Marinating Meat: The Best Tips and Tricks

If you marinate meat yourself, you have a free choice of spices. Pickling improves the flavor of the meat, while it can also provide health benefits.

Marinate the meat: With these basic ingredients

Just put raw meat on the grill, then salt and pepper, done? It’s possible, but it’s far from the pinnacle of grilling pleasure. You can enjoy much more flavor if you put your meat in a delicious marinade beforehand. You have even more benefits from this preparation.

  • A marinade usually consists of oil, acid, and spices. Additionally, salt and sugar (or other sweetness) may play a role.
  • The best oil to choose is olive oil, rapeseed oil, or sunflower oil, which you can heat up (high-oleic oil). The advantages of these oils: They contain fewer polyunsaturated fatty acids, which are negatively altered by heat. In return, they have more monounsaturated fatty acid, oleic acid, which is less sensitive to heat.
  • The acid in the marinade serves as a natural blocker against unwanted bacteria. On the other hand, you make your meat more tender because protein structures are “loosened”. This makes it easier for oil and spices to be absorbed inside.
  • Vinegar is usually the best choice for marinating meat, but you can also use citric acid or juice, especially with light poultry or pork. If the aroma suits you, you can also add a dash of wine.
  • Add salt to your marinade to bring out the flavor of the meat. Additionally, you can enhance the full-bodied flavor known as “umami” with the addition of soy sauce.
  • If you’re concerned about adding salt to your marinade because it basically draws water: Salt actually causes water to escape from the grilled food at first. However, the salty marinade, including spices and oil, is then partially absorbed into the meat again, making it juicy and tasty.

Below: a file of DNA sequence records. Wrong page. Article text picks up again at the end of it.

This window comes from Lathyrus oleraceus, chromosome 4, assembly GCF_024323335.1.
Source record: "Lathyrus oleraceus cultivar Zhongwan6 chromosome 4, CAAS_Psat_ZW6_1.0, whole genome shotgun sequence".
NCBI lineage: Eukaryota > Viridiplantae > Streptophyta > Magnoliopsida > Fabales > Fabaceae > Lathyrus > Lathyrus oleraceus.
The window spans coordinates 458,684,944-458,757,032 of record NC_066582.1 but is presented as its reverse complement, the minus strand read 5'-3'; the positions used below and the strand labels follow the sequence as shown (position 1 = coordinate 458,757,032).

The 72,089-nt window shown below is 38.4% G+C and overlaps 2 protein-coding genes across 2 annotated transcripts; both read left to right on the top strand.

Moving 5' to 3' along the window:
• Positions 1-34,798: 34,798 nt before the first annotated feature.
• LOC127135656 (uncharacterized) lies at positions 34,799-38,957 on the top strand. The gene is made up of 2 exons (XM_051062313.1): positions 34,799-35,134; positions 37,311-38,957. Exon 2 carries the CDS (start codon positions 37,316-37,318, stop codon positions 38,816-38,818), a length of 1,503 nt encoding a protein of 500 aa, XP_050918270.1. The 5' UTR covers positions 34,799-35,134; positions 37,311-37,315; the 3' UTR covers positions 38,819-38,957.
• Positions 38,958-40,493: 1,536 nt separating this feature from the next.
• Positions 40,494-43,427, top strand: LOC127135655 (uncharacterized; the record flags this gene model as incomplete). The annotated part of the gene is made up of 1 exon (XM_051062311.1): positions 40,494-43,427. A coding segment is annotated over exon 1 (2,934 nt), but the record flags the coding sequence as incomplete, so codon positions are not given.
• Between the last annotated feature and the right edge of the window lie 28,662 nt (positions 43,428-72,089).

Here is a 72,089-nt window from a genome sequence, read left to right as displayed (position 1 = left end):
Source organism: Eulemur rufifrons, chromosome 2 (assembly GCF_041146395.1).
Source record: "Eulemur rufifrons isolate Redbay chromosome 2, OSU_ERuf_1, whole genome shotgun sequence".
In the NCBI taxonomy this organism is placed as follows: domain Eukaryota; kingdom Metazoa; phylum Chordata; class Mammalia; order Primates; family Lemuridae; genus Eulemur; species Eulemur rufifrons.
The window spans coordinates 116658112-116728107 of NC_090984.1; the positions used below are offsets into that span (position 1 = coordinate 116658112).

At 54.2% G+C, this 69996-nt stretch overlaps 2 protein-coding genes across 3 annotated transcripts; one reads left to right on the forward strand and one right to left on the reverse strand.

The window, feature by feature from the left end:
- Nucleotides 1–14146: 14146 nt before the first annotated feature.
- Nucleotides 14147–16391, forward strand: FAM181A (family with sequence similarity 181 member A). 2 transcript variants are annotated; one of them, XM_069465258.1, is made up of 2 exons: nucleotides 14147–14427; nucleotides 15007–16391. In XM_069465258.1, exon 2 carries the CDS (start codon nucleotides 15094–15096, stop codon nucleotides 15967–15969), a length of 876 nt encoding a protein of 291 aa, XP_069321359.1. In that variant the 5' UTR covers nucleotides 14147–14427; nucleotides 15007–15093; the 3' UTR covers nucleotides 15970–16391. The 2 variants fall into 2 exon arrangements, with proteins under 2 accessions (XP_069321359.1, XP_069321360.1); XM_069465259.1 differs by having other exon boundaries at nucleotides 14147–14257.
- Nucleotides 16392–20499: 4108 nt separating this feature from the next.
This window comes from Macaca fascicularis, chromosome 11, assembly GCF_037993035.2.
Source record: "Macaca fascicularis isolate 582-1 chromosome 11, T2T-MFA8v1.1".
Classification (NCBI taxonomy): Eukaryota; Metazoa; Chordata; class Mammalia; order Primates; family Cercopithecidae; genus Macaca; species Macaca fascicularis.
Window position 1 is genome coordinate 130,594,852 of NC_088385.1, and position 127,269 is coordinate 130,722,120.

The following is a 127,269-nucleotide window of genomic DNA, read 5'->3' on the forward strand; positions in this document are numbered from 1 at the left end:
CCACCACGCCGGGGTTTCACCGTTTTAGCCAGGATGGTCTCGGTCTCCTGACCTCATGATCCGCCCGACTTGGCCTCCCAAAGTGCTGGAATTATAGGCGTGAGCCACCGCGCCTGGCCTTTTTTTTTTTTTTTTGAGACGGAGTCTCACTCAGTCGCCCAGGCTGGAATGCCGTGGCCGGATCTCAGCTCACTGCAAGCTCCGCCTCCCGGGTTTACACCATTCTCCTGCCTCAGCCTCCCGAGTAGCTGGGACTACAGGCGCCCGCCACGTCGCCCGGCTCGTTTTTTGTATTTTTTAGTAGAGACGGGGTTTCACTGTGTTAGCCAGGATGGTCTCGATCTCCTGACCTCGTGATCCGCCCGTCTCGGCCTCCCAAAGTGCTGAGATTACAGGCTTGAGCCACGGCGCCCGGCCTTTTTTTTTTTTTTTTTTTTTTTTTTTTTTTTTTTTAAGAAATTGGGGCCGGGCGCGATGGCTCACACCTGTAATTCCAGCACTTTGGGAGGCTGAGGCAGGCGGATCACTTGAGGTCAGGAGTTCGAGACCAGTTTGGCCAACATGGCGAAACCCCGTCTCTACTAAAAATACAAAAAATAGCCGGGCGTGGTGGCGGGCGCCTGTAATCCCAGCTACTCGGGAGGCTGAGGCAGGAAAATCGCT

Spices: More taste and health

The spices largely determine the taste of your grilled or roasted food. Depending on the type of meat or taste, you can choose more sweet flavors (sweet paprika, mustard, lovage) or stronger spices (chili, curry, ginger, rosemary, oregano marjoram, thyme). However, spices also have health benefits.

  • Garlic tastes great in any marinade. Plus, freshly squeezed cloves add a healthy dose of health to your food: Garlic is high in antioxidants.
  • These antioxidants protect the food being grilled or roasted from the formation of so-called heterocyclic aromatic amines (HAA). These are considered problematic companions of barbecue fun, as they have a cancer-promoting effect.
  • Rosemary has an equally positive effect. This spice contains more antioxidants than any other
  • Mediterranean spice. The spice has been shown to reduce the formation of HAAs and thus the cancer risks that can arise from grilled food.
  • Use 7 grams of rosemary per 100 grams of marinade, and you’ll achieve optimally effective concentrations of antioxidants – and lots of taste. Rosemary goes very well with beef, lamb, and pork.

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